French Market Twin Cinemas

2836 NW 63rd Street,
Oklahoma City, OK 73116

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French Market Twin Cinemas were located on the ground level of the massive French Market Mall shopping complex. French Market Twin Cinemas opened on December 25, 1975, and (although the mall is still in operation today) the cinemas closed during the mid-1990’s.

Contributed by Spider

Recent comments (view all 2 comments)

rivest266 on August 21, 2018 at 4:58 pm

This opened on December 25th, 1975. Grand opening ad in the photo section.

kpdennis on March 10, 2020 at 3:17 pm

Random memories of managing the French Market Twin for Commonwealth Theaters for a few months in 1985, my second assignment…

The extremely narrow footprint of the FMT meant the lobbies sat on either side of the box office/concession stand, which meant crossing concessions to get to either auditorium. Each of the long, shoebox auditoriums had its own projection booth (barely big enough for the union operator) and really small screens. The office was tucked into one lobby and had a closed circuit tv, the first such security system I encountered in a theatre. Sometimes it worked. Above the theater was a nightclub; loud music routinely filtered through the porous FMT ceilings and walls on the weekends.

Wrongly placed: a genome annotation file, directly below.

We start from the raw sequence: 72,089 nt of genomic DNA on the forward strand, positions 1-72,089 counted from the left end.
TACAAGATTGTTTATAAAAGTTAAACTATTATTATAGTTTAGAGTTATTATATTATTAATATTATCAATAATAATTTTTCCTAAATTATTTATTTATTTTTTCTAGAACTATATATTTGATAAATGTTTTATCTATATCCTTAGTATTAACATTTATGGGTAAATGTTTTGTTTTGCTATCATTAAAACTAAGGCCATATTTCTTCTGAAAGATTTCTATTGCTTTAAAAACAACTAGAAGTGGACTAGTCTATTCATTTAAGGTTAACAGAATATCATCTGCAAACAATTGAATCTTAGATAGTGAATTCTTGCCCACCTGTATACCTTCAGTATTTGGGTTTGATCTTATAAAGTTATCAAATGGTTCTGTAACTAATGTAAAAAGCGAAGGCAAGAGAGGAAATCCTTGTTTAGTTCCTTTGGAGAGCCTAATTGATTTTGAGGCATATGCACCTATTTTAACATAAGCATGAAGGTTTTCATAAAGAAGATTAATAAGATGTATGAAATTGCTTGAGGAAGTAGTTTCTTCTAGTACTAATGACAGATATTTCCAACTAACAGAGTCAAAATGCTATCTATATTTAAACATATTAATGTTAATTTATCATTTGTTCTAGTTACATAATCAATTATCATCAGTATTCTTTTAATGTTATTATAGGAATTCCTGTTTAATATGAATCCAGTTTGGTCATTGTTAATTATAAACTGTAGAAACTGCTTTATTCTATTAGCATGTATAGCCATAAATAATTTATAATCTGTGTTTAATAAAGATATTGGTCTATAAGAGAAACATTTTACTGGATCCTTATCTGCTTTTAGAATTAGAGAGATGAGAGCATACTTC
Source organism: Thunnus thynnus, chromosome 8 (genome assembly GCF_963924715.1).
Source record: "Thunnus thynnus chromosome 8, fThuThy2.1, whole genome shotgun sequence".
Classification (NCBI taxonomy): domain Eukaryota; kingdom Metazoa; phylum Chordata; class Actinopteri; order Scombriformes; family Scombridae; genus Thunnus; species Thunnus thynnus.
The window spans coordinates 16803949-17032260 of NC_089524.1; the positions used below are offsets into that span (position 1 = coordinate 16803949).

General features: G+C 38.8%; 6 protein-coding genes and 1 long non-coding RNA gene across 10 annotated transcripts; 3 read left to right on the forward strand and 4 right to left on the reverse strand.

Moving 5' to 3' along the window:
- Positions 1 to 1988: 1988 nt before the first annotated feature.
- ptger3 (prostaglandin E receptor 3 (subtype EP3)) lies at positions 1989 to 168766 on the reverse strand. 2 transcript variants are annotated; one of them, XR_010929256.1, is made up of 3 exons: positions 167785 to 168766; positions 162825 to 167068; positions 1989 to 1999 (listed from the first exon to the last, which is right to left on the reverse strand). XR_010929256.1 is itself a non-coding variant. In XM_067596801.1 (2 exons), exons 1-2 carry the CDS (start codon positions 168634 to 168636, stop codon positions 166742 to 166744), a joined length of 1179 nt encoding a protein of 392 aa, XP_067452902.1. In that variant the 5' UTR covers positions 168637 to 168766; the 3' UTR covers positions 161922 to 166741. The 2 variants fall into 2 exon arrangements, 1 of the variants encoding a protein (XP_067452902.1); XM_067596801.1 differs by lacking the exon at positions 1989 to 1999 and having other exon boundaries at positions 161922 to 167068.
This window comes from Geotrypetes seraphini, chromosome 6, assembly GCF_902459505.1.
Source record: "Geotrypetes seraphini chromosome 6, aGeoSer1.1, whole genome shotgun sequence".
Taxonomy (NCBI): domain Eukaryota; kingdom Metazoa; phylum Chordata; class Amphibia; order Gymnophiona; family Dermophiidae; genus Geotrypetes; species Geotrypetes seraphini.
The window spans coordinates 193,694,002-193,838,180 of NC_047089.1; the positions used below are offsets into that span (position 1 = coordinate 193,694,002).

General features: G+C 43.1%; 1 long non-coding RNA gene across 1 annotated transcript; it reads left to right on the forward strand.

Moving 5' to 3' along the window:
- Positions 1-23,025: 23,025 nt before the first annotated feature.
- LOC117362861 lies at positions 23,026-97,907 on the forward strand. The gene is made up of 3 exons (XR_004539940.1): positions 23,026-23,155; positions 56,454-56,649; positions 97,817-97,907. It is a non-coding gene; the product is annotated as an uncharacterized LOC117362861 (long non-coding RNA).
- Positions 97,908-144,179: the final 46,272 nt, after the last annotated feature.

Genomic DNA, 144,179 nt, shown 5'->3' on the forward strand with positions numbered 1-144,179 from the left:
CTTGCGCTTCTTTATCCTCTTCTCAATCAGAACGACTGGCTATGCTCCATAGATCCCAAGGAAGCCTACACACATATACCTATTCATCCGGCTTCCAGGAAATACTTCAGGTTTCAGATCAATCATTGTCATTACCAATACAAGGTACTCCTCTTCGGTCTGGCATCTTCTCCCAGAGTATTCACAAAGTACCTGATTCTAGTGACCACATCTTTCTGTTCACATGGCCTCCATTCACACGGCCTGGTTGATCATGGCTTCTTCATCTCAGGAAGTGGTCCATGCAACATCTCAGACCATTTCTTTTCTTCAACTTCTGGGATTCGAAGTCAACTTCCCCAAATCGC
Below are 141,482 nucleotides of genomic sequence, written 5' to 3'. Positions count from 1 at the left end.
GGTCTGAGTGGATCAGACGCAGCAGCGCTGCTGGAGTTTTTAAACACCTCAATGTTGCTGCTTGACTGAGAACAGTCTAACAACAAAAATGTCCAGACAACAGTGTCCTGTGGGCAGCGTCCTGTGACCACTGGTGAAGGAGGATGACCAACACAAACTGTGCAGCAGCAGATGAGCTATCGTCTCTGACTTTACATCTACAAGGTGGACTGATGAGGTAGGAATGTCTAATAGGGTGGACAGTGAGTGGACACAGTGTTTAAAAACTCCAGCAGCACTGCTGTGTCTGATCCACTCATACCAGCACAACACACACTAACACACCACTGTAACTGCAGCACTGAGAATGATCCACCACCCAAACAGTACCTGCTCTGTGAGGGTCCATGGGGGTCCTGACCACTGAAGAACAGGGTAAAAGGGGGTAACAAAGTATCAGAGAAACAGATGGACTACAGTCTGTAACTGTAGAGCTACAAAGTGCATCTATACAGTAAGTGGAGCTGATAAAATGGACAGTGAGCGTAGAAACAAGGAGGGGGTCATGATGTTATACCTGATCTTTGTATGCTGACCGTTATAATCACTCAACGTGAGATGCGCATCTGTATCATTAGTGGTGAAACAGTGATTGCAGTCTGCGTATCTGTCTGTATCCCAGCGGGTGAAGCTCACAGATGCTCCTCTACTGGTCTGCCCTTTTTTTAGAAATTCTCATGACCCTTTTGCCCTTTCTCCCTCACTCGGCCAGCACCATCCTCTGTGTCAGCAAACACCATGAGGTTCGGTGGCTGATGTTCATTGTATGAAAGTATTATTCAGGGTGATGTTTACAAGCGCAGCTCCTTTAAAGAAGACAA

While the theatre was rarely busy enough to congest the lobbies, that situation was different when the University of Oklahoma football team arrived one Friday night to catch Jagged Edge. Imagine putting 100+ larger-than-normal people, coaches, trainers, etc., into a space that comfortably fit maybe 15. A sight not easily forgotten. The Sooners got free popcorn and drinks, too, so the concession scene, young giants and mere mortals in the same line, was a bit manic.

Jagged Edge was the biggest film that played FMT in my tenure. A reissue of Gremlins didn’t draw any crowds, but a Stripe doll, swag sent to the theatre, is still around. And Young Sherlock Holmes, despite the Spielberg hype, bombed at Christmas. FMT was also an OKC site for weekly trade screenings, and I got to see many films far in front of their release, or never again. The most memorable was a work print of the Patsy Cline biopic Sweet Dreams, featuring Jessica Lange and a lot of green screen effects yet to be finished. But largely it was a string of contract-fulfilling single plays of Cannon Film product, the Israeli-based company that controlled Commonwealth at the time.

The FMT is gone and not really lamented. The little twin always felt cramped and crammed into its space without much thought or practicality. And it was a way station for managers on the move. As usual, it was the crew that made the French Market Twin memorable.

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